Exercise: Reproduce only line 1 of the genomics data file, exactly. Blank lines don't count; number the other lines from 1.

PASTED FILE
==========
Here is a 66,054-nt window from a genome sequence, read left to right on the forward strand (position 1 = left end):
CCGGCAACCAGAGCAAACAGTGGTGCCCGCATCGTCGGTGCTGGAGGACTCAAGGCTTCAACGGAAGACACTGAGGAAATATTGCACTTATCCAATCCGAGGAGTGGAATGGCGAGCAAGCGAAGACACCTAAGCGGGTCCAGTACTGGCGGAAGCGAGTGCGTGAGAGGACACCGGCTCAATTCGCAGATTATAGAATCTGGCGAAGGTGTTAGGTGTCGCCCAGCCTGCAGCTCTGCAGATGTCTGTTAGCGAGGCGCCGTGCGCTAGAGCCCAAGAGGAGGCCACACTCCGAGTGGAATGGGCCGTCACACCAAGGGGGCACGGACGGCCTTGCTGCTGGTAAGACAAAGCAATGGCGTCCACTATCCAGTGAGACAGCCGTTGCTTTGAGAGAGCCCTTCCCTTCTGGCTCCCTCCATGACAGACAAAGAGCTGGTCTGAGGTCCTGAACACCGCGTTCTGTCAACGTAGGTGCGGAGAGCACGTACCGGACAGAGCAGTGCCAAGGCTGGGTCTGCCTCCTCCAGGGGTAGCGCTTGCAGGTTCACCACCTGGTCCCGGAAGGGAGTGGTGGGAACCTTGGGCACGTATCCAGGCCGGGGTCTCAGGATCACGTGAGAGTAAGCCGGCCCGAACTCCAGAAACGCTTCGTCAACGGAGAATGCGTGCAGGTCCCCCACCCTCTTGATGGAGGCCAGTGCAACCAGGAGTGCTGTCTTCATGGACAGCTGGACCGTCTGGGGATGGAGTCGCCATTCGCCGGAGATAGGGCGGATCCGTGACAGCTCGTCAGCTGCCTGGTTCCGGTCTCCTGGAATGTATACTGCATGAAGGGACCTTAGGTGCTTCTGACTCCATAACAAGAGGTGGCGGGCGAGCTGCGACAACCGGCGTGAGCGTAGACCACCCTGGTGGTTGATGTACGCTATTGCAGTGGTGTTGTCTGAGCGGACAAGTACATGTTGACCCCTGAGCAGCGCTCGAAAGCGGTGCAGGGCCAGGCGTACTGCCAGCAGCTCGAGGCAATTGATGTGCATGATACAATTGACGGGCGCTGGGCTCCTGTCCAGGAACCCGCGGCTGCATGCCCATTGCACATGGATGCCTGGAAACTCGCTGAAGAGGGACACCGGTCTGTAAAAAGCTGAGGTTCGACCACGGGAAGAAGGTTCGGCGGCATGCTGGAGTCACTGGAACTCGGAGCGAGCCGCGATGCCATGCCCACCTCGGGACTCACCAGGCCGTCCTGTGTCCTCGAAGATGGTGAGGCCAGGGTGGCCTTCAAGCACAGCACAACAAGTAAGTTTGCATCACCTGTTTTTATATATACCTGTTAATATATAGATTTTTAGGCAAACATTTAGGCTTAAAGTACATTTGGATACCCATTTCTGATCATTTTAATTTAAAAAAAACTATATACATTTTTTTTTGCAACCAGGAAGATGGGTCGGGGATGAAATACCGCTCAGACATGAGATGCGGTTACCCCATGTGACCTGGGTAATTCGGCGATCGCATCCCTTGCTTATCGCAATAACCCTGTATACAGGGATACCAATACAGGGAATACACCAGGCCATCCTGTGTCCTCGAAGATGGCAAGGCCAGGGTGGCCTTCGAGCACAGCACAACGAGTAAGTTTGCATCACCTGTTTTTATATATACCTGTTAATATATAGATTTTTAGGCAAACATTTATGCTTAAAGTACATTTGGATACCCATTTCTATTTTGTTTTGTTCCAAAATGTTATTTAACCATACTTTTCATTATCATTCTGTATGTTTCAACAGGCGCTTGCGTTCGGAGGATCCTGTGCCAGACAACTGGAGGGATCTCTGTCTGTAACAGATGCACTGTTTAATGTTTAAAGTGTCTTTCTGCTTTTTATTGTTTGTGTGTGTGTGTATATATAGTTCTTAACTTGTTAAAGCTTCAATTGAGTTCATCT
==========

Here is a 66,054-nt window from a genome sequence, read left to right on the forward strand (position 1 = left end):